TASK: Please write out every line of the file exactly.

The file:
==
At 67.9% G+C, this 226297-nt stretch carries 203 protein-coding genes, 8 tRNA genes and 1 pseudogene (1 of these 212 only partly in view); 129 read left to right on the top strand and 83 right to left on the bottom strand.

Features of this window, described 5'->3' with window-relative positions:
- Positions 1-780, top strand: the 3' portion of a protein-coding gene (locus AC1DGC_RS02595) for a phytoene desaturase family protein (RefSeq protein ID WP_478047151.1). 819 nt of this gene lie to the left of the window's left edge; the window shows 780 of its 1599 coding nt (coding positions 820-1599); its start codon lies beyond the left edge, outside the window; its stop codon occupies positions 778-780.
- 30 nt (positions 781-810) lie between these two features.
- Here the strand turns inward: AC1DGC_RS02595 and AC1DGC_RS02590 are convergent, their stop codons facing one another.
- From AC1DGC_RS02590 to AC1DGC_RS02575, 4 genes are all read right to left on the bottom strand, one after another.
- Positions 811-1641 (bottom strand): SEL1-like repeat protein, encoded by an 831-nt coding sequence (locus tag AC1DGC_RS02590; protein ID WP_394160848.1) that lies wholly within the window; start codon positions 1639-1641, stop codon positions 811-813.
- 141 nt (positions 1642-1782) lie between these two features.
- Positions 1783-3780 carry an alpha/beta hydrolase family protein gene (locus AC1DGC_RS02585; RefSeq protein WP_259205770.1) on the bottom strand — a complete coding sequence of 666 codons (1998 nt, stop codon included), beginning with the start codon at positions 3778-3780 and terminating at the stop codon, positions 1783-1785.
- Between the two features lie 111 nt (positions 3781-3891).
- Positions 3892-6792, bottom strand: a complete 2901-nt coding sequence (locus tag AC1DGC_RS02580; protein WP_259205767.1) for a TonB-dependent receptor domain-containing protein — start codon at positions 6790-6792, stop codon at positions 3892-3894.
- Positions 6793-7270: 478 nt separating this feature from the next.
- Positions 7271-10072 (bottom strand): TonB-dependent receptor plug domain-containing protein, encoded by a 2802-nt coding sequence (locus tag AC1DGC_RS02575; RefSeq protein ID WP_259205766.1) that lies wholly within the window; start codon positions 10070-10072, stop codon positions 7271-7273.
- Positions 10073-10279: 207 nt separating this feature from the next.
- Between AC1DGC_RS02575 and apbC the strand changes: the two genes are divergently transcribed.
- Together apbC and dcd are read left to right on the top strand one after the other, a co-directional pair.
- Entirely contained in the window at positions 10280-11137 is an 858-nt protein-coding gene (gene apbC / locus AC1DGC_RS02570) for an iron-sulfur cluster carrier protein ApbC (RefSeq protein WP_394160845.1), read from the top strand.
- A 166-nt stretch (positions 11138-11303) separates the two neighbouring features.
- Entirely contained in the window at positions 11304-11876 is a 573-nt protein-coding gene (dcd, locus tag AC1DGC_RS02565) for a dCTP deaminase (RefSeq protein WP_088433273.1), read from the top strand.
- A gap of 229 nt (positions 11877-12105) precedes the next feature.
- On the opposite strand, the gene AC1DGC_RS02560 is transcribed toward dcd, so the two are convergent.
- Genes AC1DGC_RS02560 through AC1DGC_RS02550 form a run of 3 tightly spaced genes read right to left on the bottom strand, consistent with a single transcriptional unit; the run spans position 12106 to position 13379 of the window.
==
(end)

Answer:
At 67.9% G+C, this 226297-nt stretch carries 203 protein-coding genes, 8 tRNA genes and 1 pseudogene (1 of these 212 only partly in view); 129 read left to right on the top strand and 83 right to left on the bottom strand.

Features of this window, described 5'->3' with window-relative positions:
- Positions 1-780, top strand: the 3' portion of a protein-coding gene (locus AC1DGC_RS02595) for a phytoene desaturase family protein (RefSeq protein ID WP_478047151.1). 819 nt of this gene lie to the left of the window's left edge; the window shows 780 of its 1599 coding nt (coding positions 820-1599); its start codon lies beyond the left edge, outside the window; its stop codon occupies positions 778-780.
- 30 nt (positions 781-810) lie between these two features.
- Here the strand turns inward: AC1DGC_RS02595 and AC1DGC_RS02590 are convergent, their stop codons facing one another.
- From AC1DGC_RS02590 to AC1DGC_RS02575, 4 genes are all read right to left on the bottom strand, one after another.
- Positions 811-1641 (bottom strand): SEL1-like repeat protein, encoded by an 831-nt coding sequence (locus tag AC1DGC_RS02590; protein ID WP_394160848.1) that lies wholly within the window; start codon positions 1639-1641, stop codon positions 811-813.
- 141 nt (positions 1642-1782) lie between these two features.
- Positions 1783-3780 carry an alpha/beta hydrolase family protein gene (locus AC1DGC_RS02585; RefSeq protein WP_259205770.1) on the bottom strand — a complete coding sequence of 666 codons (1998 nt, stop codon included), beginning with the start codon at positions 3778-3780 and terminating at the stop codon, positions 1783-1785.
- Between the two features lie 111 nt (positions 3781-3891).
- Positions 3892-6792, bottom strand: a complete 2901-nt coding sequence (locus tag AC1DGC_RS02580; protein WP_259205767.1) for a TonB-dependent receptor domain-containing protein — start codon at positions 6790-6792, stop codon at positions 3892-3894.
- Positions 6793-7270: 478 nt separating this feature from the next.
- Positions 7271-10072 (bottom strand): TonB-dependent receptor plug domain-containing protein, encoded by a 2802-nt coding sequence (locus tag AC1DGC_RS02575; RefSeq protein ID WP_259205766.1) that lies wholly within the window; start codon positions 10070-10072, stop codon positions 7271-7273.
- Positions 10073-10279: 207 nt separating this feature from the next.
- Between AC1DGC_RS02575 and apbC the strand changes: the two genes are divergently transcribed.
- Together apbC and dcd are read left to right on the top strand one after the other, a co-directional pair.
- Entirely contained in the window at positions 10280-11137 is an 858-nt protein-coding gene (gene apbC / locus AC1DGC_RS02570) for an iron-sulfur cluster carrier protein ApbC (RefSeq protein WP_394160845.1), read from the top strand.
- A 166-nt stretch (positions 11138-11303) separates the two neighbouring features.
- Entirely contained in the window at positions 11304-11876 is a 573-nt protein-coding gene (dcd, locus tag AC1DGC_RS02565) for a dCTP deaminase (RefSeq protein WP_088433273.1), read from the top strand.
- A gap of 229 nt (positions 11877-12105) precedes the next feature.
- On the opposite strand, the gene AC1DGC_RS02560 is transcribed toward dcd, so the two are convergent.
- Genes AC1DGC_RS02560 through AC1DGC_RS02550 form a run of 3 tightly spaced genes read right to left on the bottom strand, consistent with a single transcriptional unit; the run spans position 12106 to position 13379 of the window.